These are the best Coromandel beaches. Whether you’re a surfer, swimmer, sun bather or photographer, you’ll want to check out each and every one of these amazing local coastlines.
The Coromandel Peninsula is one of the most popular summer destinations in New Zealand.
With hundreds of beaches scattered along the 400km coastline, it’s the perfect place to stay throughout summer as you can spend each day at a different beach!
From easily accessible bays to those that require a little more adventure, these are the Coromandel beaches you have to visit during the summertime (or really, any time at all!)
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Where Should I Stay in the Coromandel?
The Coromandel Peninsula is spread over quite an area, making the decision of where exactly to stay slightly more challenging that one might first assume.
The largest town in the region is Whitianga (which may be exactly what you’re looking for or quite the opposite) and all around the peninsula, you’ll find charming seaside towns with accommodation.
To decide exactly where you’d like to stay, we suggest deciding on what exactly you’d like to see and do whilst in the Coromandel first. Once you’ve got your itinerary planned out, we suggest you choose a location that is central for your planned excursions.
If you have a reasonable amount of time in the area, we suggest staying in a few different places. Doing so will allow you to make the most of one area before moving on to the next.
Book a Holiday Home in the Coromandel
If you’d like to experience the Coromandel like a local would, we recommend booking a holiday home (known locally as a ‘bach’). This is best done through a site like Airbnb.
Book a Hotel in the Coromandel
If you’re looking to enjoy a few more creature comforts (and fancy someone coming in to tidy the room each day) then a hotel (or motel) might be the best option whilst you’re in the region.
In addition, you’ll also find beachfront campgrounds through Booking. They’re a fantastic way to stay in the region at an affordable price.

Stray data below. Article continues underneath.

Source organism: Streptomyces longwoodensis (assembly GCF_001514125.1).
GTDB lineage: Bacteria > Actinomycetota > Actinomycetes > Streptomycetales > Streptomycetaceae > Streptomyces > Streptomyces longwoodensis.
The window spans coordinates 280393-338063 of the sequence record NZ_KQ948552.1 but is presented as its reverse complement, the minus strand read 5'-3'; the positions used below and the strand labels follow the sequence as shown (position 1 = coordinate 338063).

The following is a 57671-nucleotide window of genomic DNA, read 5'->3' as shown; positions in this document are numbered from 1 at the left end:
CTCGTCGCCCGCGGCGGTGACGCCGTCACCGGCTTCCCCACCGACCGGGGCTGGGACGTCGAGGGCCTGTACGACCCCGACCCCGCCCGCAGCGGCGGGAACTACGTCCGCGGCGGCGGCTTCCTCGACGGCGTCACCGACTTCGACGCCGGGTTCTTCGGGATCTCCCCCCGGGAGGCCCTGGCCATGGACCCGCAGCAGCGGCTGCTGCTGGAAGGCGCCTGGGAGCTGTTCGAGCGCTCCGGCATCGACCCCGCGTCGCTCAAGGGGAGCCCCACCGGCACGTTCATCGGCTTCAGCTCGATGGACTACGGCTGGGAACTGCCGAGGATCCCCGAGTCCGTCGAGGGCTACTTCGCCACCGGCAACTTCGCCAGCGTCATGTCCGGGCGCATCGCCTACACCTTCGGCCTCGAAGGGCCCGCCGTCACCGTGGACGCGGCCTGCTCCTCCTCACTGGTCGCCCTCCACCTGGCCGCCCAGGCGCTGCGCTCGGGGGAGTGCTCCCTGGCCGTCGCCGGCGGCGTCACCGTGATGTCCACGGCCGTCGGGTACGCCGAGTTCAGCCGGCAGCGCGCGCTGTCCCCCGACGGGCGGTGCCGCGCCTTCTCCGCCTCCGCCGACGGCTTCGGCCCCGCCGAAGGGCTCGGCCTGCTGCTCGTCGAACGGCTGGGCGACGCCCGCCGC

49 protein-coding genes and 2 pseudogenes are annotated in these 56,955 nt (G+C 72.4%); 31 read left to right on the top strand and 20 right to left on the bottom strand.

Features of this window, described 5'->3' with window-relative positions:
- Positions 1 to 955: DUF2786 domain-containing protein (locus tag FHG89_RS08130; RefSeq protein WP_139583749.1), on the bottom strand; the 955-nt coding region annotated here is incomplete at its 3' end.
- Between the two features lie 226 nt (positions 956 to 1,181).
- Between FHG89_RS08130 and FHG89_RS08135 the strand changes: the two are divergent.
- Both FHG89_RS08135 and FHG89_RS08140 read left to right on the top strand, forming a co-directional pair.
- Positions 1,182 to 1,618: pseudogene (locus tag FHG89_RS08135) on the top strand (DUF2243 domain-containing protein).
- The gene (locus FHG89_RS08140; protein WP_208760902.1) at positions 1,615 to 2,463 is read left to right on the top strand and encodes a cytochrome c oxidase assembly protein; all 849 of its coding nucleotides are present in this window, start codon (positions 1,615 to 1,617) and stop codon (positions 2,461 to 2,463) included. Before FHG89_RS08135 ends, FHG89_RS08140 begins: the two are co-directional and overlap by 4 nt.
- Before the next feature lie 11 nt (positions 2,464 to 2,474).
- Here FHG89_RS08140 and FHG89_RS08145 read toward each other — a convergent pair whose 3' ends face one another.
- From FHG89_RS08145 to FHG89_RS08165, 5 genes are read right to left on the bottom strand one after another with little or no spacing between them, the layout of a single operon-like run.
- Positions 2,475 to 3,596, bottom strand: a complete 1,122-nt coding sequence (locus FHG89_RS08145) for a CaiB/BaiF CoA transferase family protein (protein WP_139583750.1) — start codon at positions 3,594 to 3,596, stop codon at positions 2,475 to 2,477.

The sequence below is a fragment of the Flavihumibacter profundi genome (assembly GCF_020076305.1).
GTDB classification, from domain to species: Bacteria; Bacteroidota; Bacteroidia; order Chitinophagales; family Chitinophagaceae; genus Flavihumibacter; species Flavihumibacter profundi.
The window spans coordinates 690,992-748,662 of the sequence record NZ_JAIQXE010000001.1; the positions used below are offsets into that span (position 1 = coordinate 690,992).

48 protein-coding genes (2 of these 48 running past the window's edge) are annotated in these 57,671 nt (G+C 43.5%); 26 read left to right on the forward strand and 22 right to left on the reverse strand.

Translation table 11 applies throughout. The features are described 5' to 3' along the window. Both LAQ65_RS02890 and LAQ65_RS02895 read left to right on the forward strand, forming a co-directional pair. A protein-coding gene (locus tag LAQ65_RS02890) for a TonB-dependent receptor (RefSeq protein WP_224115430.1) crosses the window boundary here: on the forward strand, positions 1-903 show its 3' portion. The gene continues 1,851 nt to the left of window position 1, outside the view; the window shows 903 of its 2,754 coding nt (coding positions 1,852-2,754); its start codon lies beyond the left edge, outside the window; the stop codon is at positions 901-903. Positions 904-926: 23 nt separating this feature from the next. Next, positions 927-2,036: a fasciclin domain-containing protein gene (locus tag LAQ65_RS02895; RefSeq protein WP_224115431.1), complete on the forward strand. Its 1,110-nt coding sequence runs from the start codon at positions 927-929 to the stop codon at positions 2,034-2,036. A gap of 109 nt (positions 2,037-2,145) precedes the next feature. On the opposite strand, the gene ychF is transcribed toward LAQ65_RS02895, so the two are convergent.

The Best Coromandel Beaches
1. New Chums Beach – The Most Photographed of all the Coromandel Beaches
If you love views, adventure and crystal clear water, then you need to tick off New Chums Beach this summer. It is one of New Zealand’s most prized beaches!
Located on the northeast coast of the Coromandel Peninsula, New Chums Beach is not accessible by car (making it all the more special.
To get there, you’ll need either a boat or to make the 30-minute walk through the bush and around the north end of Whangapoua Beach at low-tide!
Once you’ve reached the beach, it’s the perfect place to spend the day tanning and enjoying the pristine water!
Just remember, there are no restaurants, shops, or toilets at the beach, so prepare to pack some food and take your rubbish with you when you leave.
North End, Whangapoua 3582
Pro tip: If you’re a keen photographer or are looking for your next profile picture, be sure to climb up to the New Chums lookout!
2. Cooks Beach
At Cooks Beach you’ll find long stretches of white sand, beautiful water, and camping facilities nearby. Because of this, Cooks Beach is an ideal spot to set up camp and enjoy a few days relaxing in one of the most beautiful parts of the country!
This region is also popular amongst Kiwis and is also home to countless baches (holiday homes), so there are plenty of accommodation options available if you’d rather stay in comfort.
Named after Captain Cook, Cooks Beach boasts beautiful ocean views and is close to Ferry Landing, where you can catch a boat across to the town of Whitianga.
3. Opito Bay
Opito Bay is one of the best Coromandel Beaches. Impressive but surprisingly hidden, it’s a must-visit in the region.
Perfect for a summer getaway, the pristine water at Opito Bay makes it an excellent place for water activities.
With only a few baches surrounding the bay, you can guarantee the beach won’t get too busy, unlike some of the other Coromandel beaches.
Although Opito Bay isn’t mentioned all that often, when it comes to the beaches in the Coromandel, it definitely warrants a visit.
Pass through Kūaotuni (and stop at Luke’s Kitchen for amazing pizza) to get to this hidden gem.